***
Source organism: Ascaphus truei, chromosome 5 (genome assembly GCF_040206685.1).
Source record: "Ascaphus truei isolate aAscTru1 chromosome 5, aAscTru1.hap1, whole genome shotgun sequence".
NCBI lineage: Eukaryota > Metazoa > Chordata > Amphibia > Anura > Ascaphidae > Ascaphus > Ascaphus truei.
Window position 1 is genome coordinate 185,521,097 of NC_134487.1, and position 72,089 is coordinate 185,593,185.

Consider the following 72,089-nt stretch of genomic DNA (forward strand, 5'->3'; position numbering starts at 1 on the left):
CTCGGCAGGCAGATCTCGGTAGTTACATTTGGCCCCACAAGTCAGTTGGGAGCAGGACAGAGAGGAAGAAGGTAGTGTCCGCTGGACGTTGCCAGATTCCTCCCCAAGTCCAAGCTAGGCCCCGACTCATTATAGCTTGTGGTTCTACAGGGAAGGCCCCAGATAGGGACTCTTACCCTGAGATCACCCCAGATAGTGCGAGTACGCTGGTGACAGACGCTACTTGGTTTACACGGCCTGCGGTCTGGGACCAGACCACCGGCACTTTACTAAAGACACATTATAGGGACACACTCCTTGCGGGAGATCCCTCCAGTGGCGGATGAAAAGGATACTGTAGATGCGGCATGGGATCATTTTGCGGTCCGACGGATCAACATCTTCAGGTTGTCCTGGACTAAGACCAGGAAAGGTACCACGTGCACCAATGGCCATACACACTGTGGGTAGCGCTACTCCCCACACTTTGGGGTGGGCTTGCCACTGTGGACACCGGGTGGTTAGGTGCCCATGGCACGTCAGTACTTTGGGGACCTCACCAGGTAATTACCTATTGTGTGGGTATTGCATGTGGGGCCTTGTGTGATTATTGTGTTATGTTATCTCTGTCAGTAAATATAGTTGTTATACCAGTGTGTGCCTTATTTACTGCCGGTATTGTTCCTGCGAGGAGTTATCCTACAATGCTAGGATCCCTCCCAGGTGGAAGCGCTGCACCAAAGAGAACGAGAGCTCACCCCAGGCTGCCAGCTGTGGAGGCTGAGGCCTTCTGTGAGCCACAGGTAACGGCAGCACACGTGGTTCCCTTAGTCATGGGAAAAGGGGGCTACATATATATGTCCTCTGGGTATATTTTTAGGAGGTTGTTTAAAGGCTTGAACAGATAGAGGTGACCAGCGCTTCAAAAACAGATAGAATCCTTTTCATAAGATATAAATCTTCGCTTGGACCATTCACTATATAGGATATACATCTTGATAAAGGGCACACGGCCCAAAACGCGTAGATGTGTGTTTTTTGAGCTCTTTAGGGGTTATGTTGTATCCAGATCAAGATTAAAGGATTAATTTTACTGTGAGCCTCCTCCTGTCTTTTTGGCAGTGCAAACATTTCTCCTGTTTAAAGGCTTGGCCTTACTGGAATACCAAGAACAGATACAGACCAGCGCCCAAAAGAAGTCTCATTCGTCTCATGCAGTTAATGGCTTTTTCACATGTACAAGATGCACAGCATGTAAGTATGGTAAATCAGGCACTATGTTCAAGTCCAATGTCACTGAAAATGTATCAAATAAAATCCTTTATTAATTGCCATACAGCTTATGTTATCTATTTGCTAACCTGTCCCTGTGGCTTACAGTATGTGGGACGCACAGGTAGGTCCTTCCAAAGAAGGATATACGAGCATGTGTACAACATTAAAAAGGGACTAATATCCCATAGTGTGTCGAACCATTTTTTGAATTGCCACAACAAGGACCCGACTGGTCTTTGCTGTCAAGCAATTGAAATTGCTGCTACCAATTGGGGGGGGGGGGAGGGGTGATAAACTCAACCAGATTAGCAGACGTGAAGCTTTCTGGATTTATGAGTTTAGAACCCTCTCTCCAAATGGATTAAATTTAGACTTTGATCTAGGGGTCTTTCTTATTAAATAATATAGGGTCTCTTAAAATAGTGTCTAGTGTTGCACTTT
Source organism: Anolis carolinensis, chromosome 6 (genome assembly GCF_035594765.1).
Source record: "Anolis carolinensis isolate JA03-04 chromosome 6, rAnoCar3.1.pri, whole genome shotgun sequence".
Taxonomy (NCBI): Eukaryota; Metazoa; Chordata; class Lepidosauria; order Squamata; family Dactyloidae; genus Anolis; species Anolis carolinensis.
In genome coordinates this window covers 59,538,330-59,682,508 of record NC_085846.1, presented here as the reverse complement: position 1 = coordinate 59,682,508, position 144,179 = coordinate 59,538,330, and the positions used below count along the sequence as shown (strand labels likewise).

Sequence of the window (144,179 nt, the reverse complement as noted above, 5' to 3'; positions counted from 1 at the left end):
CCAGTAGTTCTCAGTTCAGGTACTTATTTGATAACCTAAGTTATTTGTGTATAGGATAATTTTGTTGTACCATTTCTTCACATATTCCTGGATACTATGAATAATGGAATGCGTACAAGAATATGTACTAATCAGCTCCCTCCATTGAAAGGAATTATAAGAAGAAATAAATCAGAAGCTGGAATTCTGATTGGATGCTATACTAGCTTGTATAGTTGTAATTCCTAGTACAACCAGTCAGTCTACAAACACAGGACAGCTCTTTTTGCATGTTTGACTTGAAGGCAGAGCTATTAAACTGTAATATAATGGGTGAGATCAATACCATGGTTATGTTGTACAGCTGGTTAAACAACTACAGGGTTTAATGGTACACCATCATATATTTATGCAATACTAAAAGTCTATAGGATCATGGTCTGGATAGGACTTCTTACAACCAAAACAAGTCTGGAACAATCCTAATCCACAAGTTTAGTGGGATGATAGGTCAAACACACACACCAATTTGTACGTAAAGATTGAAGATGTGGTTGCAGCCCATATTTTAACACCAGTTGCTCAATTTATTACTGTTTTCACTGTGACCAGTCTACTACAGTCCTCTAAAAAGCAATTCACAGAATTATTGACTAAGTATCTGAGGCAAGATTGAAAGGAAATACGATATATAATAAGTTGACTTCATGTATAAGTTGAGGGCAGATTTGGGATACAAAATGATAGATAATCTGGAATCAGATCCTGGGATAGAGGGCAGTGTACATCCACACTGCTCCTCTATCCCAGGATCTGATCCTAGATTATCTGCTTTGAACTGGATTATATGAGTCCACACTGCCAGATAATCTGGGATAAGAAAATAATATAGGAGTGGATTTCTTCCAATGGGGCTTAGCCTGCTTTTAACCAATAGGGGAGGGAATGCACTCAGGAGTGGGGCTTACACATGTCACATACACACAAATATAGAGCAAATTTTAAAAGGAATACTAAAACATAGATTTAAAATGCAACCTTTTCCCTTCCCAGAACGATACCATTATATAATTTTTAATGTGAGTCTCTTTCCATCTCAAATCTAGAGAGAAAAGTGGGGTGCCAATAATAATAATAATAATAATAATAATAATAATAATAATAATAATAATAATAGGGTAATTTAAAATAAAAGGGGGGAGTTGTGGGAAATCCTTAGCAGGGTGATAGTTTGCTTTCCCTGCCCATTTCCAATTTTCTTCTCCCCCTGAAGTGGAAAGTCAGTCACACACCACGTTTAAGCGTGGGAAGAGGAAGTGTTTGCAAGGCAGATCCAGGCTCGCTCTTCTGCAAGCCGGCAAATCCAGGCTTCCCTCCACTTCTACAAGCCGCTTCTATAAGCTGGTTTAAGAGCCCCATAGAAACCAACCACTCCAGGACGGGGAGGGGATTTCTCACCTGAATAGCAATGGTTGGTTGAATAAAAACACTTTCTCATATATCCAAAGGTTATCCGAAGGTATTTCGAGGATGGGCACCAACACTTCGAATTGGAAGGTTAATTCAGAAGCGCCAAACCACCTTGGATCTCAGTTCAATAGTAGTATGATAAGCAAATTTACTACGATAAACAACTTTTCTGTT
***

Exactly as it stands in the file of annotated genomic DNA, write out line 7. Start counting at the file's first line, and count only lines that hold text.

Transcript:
Source organism: Anolis carolinensis, chromosome 6 (genome assembly GCF_035594765.1).